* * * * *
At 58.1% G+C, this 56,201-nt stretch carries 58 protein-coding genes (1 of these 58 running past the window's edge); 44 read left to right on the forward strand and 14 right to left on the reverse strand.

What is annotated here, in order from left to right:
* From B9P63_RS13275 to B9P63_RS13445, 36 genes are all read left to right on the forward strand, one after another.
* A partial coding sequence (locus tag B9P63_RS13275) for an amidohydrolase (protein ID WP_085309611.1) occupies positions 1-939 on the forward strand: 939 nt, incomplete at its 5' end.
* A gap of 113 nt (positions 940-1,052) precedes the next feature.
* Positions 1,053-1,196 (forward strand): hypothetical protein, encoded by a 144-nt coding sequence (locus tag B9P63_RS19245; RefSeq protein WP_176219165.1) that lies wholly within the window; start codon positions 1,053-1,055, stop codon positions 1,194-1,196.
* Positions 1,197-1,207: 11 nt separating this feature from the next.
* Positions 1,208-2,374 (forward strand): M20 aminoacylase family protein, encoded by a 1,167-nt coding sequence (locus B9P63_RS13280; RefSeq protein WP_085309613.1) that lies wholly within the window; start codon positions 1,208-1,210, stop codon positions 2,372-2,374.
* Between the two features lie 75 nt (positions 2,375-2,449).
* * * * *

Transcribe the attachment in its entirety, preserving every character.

At 58.1% G+C, this 56,201-nt stretch carries 58 protein-coding genes (1 of these 58 running past the window's edge); 44 read left to right on the forward strand and 14 right to left on the reverse strand.

What is annotated here, in order from left to right:
* From B9P63_RS13275 to B9P63_RS13445, 36 genes are all read left to right on the forward strand, one after another.
* A partial coding sequence (locus tag B9P63_RS13275) for an amidohydrolase (protein ID WP_085309611.1) occupies positions 1-939 on the forward strand: 939 nt, incomplete at its 5' end.
* A gap of 113 nt (positions 940-1,052) precedes the next feature.
* Positions 1,053-1,196 (forward strand): hypothetical protein, encoded by a 144-nt coding sequence (locus tag B9P63_RS19245; RefSeq protein WP_176219165.1) that lies wholly within the window; start codon positions 1,053-1,055, stop codon positions 1,194-1,196.
* Positions 1,197-1,207: 11 nt separating this feature from the next.
* Positions 1,208-2,374 (forward strand): M20 aminoacylase family protein, encoded by a 1,167-nt coding sequence (locus B9P63_RS13280; RefSeq protein WP_085309613.1) that lies wholly within the window; start codon positions 1,208-1,210, stop codon positions 2,372-2,374.
* Between the two features lie 75 nt (positions 2,375-2,449).